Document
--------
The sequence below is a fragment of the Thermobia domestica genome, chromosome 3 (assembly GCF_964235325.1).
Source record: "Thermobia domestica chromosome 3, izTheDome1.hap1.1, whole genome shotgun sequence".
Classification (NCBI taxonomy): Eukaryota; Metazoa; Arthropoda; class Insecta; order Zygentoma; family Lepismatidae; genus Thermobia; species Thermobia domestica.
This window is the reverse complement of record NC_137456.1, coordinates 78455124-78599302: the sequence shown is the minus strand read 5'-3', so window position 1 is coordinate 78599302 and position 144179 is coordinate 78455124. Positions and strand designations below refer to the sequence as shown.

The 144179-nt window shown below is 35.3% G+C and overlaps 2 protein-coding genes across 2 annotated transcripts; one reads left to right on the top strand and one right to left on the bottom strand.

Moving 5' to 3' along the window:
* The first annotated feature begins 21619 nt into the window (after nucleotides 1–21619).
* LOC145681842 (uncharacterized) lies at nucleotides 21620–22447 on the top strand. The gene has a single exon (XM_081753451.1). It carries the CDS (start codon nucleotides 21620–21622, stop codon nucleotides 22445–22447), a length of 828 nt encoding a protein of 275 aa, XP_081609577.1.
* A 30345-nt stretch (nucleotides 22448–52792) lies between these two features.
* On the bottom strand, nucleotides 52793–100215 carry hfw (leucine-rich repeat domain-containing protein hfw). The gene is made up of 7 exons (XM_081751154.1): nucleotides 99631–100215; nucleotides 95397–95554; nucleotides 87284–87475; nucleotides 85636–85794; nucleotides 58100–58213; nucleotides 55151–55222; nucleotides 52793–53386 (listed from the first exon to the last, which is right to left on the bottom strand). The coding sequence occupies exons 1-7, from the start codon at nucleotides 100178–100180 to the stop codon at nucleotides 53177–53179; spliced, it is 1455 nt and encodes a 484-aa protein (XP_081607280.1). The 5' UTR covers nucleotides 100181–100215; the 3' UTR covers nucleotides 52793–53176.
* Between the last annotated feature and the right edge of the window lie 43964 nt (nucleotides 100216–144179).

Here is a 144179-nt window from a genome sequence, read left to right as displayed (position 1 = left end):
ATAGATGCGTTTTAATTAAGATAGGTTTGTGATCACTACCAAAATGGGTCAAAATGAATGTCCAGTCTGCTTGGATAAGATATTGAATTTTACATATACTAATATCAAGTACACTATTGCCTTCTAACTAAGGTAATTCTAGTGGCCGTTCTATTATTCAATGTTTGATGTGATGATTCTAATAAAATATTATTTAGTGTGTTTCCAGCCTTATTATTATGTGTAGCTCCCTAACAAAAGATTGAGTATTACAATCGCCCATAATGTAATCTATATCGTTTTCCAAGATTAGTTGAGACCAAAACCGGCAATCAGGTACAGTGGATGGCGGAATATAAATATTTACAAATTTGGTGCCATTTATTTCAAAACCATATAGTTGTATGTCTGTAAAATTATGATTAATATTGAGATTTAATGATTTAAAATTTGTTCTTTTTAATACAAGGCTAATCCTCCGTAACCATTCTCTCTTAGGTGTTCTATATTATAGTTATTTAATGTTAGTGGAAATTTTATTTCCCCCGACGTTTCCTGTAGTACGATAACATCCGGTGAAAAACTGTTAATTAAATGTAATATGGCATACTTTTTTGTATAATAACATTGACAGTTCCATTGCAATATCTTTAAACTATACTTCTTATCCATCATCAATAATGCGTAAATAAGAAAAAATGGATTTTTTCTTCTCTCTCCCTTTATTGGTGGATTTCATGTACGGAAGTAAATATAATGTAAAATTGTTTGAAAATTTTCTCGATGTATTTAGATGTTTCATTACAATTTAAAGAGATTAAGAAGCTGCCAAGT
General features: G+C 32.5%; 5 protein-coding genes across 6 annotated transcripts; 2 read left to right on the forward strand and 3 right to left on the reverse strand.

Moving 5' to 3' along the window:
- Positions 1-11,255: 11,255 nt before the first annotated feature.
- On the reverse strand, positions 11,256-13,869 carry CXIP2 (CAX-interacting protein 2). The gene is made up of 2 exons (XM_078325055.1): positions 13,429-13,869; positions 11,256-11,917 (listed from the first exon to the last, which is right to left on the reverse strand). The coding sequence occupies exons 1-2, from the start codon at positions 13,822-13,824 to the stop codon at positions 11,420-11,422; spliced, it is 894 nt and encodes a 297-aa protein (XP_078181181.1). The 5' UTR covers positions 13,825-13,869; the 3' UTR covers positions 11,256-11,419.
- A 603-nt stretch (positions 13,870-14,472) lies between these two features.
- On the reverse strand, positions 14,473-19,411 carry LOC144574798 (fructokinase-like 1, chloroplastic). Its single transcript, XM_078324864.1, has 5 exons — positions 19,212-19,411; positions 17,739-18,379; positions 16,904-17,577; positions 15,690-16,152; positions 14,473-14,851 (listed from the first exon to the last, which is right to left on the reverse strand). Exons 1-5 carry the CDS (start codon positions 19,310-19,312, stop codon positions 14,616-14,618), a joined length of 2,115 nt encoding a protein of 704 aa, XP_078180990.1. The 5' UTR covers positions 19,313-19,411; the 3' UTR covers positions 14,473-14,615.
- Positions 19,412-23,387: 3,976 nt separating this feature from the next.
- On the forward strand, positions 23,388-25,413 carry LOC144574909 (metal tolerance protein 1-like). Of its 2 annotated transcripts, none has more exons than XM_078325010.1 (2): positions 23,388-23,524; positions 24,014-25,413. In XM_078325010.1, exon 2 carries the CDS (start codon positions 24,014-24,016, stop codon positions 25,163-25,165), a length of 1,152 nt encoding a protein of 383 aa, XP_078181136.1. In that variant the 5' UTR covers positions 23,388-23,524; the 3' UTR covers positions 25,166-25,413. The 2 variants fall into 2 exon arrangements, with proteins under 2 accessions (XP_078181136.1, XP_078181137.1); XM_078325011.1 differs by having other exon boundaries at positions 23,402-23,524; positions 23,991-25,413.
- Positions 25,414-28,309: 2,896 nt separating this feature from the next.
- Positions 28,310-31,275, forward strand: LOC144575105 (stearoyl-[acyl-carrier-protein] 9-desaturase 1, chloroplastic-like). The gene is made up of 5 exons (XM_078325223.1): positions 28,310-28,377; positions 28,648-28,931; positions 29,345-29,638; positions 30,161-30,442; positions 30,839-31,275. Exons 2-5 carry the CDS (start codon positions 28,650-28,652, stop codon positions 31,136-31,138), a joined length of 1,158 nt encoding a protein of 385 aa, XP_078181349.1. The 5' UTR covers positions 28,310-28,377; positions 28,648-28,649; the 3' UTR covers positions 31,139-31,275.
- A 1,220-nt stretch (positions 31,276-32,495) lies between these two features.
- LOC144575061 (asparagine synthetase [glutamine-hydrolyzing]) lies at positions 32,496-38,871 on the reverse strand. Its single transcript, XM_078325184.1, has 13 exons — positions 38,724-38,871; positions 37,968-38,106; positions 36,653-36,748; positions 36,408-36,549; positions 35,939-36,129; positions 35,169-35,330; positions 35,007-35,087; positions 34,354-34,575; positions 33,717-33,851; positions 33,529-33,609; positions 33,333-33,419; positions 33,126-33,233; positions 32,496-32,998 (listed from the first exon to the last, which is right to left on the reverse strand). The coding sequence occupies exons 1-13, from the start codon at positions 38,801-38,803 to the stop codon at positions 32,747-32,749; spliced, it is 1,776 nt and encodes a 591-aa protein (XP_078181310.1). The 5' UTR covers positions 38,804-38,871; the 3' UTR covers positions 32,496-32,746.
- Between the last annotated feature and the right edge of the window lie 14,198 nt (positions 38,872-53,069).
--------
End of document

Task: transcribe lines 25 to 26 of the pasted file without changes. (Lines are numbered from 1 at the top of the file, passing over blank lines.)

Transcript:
- LOC144575061 (asparagine synthetase [glutamine-hydrolyzing]) lies at positions 32,496-38,871 on the reverse strand. Its single transcript, XM_078325184.1, has 13 exons — positions 38,724-38,871; positions 37,968-38,106; positions 36,653-36,748; positions 36,408-36,549; positions 35,939-36,129; positions 35,169-35,330; positions 35,007-35,087; positions 34,354-34,575; positions 33,717-33,851; positions 33,529-33,609; positions 33,333-33,419; positions 33,126-33,233; positions 32,496-32,998 (listed from the first exon to the last, which is right to left on the reverse strand). The coding sequence occupies exons 1-13, from the start codon at positions 38,801-38,803 to the stop codon at positions 32,747-32,749; spliced, it is 1,776 nt and encodes a 591-aa protein (XP_078181310.1). The 5' UTR covers positions 38,804-38,871; the 3' UTR covers positions 32,496-32,746.
- Between the last annotated feature and the right edge of the window lie 14,198 nt (positions 38,872-53,069).